May 19th, 2011
07:00 AM ET

A tale of two economies: How to save the American worker

By Fareed Zakaria, CNN

I have been thinking a lot about America's economy and American jobs lately, and have an essay on the subject in this week’s TIME Magazine.

As we emerge from the financial crisis, we are witnessing the extraordinary tale of two economies.

For corporate America, the picture looks extremely good. The 500 largest companies in America have posted nine quarters of successive growth. Many of them are back to pre-crisis levels of profit. They’ve got lots of cash on their balance sheets – $2 trillion or more.

But if you look at the average American worker, it’s a very different picture. What you see is a really deep problem of structural unemployment.

The number of unemployed people in the United States right now is officially 7 million. But a large number of people have stopped looking for work. An even larger number of people have taken part-time work. The average wage of somebody working classic part-time jobs in a restaurant or in a shop is $19,000 a year. That’s less than half the median income.

If you add all these categories together - people who are unemployed, people who stopped looking for work but don’t have jobs and people who have part-time jobs - the number is 24 million Americans. That amounts to a huge systemic crisis and it’s a crisis that we're not facing up to.

What’s causing jobless growth?

The single largest cause of this jobless growth is technology. If you look at almost every industry over the last 10 years, technology has completely transformed it. It’s easiest to see this in manufacturing. You go into an auto plant today and it employs far fewer people than it used to. General Motors, Ford or any of these places are able to produce many more cars with many fewer people.

Technology is transforming industries beyond manufacturing. Look at law. "Discovery” - a process that used to be done by young paralegals and lawyers - can now apparently be done by computers.  Across the board, technology is transforming industries and raising productivity, but lowering worker head count.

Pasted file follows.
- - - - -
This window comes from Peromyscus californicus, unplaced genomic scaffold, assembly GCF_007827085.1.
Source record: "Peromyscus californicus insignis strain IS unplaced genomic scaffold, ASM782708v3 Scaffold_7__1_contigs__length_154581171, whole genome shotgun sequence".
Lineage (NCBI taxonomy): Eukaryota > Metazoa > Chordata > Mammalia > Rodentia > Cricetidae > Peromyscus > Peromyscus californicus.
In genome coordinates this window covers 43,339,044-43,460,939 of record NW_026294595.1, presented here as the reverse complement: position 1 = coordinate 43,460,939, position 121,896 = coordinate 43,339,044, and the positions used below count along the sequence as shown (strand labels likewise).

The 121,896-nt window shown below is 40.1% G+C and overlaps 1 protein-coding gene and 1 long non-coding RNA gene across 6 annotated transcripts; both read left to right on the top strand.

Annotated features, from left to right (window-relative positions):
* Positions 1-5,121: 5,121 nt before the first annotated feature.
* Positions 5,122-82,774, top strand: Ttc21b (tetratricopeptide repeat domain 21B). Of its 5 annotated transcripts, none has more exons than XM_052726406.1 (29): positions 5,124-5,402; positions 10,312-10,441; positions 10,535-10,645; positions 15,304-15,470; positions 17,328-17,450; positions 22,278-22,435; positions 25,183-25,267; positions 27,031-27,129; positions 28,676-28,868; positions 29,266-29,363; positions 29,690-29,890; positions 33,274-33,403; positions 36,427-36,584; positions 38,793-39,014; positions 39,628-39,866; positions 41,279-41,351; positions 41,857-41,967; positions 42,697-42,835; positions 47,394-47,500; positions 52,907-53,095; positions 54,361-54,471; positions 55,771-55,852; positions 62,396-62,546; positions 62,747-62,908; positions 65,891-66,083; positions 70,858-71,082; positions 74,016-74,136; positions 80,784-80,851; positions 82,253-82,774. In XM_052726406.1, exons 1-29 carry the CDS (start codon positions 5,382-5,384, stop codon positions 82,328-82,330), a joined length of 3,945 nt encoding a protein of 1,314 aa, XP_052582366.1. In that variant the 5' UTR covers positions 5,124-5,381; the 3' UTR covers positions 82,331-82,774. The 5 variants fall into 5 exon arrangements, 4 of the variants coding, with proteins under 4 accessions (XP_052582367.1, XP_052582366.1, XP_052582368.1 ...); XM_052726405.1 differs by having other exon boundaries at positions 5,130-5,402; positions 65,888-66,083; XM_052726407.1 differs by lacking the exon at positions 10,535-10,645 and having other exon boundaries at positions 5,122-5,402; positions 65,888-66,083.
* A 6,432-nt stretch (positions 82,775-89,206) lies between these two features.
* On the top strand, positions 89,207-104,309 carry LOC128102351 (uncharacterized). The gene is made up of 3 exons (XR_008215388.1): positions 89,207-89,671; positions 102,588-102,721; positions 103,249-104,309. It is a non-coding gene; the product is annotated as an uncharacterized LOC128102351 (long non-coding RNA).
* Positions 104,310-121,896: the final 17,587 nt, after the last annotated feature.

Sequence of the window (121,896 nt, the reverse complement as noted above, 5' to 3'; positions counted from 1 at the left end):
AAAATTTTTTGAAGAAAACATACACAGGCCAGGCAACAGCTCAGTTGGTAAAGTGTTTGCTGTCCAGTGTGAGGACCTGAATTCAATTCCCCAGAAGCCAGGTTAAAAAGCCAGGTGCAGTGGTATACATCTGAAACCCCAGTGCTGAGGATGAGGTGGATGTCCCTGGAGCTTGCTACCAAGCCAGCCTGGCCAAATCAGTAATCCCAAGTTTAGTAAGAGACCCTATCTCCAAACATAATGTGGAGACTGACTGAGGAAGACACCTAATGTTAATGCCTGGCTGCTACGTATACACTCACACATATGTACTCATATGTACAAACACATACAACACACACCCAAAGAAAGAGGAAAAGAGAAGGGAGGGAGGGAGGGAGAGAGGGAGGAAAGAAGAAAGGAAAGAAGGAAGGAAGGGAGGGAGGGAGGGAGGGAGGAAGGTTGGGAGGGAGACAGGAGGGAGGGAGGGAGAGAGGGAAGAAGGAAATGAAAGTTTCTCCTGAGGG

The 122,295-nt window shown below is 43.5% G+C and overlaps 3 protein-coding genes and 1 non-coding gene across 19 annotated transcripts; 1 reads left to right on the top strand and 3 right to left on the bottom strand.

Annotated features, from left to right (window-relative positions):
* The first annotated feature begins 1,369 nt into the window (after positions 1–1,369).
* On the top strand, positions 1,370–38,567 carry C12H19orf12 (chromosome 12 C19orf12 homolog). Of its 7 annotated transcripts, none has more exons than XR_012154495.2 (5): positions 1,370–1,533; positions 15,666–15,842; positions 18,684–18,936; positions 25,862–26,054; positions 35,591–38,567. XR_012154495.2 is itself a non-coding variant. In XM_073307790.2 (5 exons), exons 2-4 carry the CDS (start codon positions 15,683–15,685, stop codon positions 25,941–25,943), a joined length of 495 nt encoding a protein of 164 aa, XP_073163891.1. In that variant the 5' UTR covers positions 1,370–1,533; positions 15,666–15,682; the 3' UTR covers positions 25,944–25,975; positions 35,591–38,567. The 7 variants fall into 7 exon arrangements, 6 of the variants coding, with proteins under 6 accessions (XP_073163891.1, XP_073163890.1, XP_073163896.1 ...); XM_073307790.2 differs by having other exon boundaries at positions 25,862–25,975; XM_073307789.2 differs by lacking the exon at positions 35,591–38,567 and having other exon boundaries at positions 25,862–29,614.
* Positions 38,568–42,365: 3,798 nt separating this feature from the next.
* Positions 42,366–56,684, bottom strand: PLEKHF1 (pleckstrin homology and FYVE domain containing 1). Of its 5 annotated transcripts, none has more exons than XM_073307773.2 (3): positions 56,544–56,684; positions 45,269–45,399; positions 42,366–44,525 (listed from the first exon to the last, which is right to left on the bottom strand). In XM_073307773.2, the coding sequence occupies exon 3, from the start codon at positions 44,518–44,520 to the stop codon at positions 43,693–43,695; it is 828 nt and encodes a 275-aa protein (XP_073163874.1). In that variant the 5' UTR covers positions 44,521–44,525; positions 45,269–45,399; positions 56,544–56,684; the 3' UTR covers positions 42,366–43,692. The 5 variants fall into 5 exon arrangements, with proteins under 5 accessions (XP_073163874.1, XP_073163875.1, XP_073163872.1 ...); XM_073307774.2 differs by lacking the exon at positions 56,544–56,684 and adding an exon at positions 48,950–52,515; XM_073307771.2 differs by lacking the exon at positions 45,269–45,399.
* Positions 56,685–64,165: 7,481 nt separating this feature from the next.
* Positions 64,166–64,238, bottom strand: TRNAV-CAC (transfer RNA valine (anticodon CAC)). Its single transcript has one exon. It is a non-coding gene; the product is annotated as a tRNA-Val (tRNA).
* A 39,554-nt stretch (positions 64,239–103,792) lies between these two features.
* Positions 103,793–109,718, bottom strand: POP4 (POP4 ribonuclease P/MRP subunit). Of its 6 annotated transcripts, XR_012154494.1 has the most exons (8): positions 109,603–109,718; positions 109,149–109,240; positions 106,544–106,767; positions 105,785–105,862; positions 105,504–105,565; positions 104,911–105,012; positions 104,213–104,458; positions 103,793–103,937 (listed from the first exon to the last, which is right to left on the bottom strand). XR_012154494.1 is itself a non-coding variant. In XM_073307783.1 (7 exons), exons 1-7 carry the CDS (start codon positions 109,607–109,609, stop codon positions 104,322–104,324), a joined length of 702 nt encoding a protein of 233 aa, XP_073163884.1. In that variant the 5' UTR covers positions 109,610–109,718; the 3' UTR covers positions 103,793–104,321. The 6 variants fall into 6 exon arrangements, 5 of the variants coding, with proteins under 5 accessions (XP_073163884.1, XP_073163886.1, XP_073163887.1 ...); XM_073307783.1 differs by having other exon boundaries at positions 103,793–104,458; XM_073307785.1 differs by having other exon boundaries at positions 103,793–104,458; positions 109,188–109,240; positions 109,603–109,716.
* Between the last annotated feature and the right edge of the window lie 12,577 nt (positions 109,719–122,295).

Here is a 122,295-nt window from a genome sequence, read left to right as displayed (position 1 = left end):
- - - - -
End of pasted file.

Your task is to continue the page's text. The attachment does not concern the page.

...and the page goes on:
Then on top of technological change, you have globalization.  There are ready pools of skilled labor around the world that are willing to do some of the jobs that used to be done by Americans for a tenth of the price. American labor can't compete.

Working concurrently, technology and globalization have created a pincer movement pressing the average American worker.

With the bad, comes the good

Now, economic globalization is also having many beneficial effects. It’s helping anyone who has specialized skills or has access to and works with capital or technology. It’s helping the very poor because it dramatically lowers the cost of goods.

Indeed, the net effect of having very low inflation and very cheap goods is something that has benefited everyone. Everyone who has taken out a loan in the last 20 years has benefited from the fact that you have almost no inflation in the world because China and India - two global deflation machines - are pumping out goods and services at very low prices.

But the downside is felt in concentrated form by the middle of the American employment spectrum - the classic American worker who would make around the median wage, which is about $50,000 to $75,000 per year. The downside is being felt by people who had skills, but not highly-specialized skills; by people who had some training and education but not advanced education; those are the people whose labor has been either made obsolete by technology or commoditized by foreign labor.

Advice for young Americans

If I were talking to a middle school classroom in the Midwest today, I'd say, "Don't despair. Focus on where the jobs are." America remains a huge, dynamic economy and there are jobs.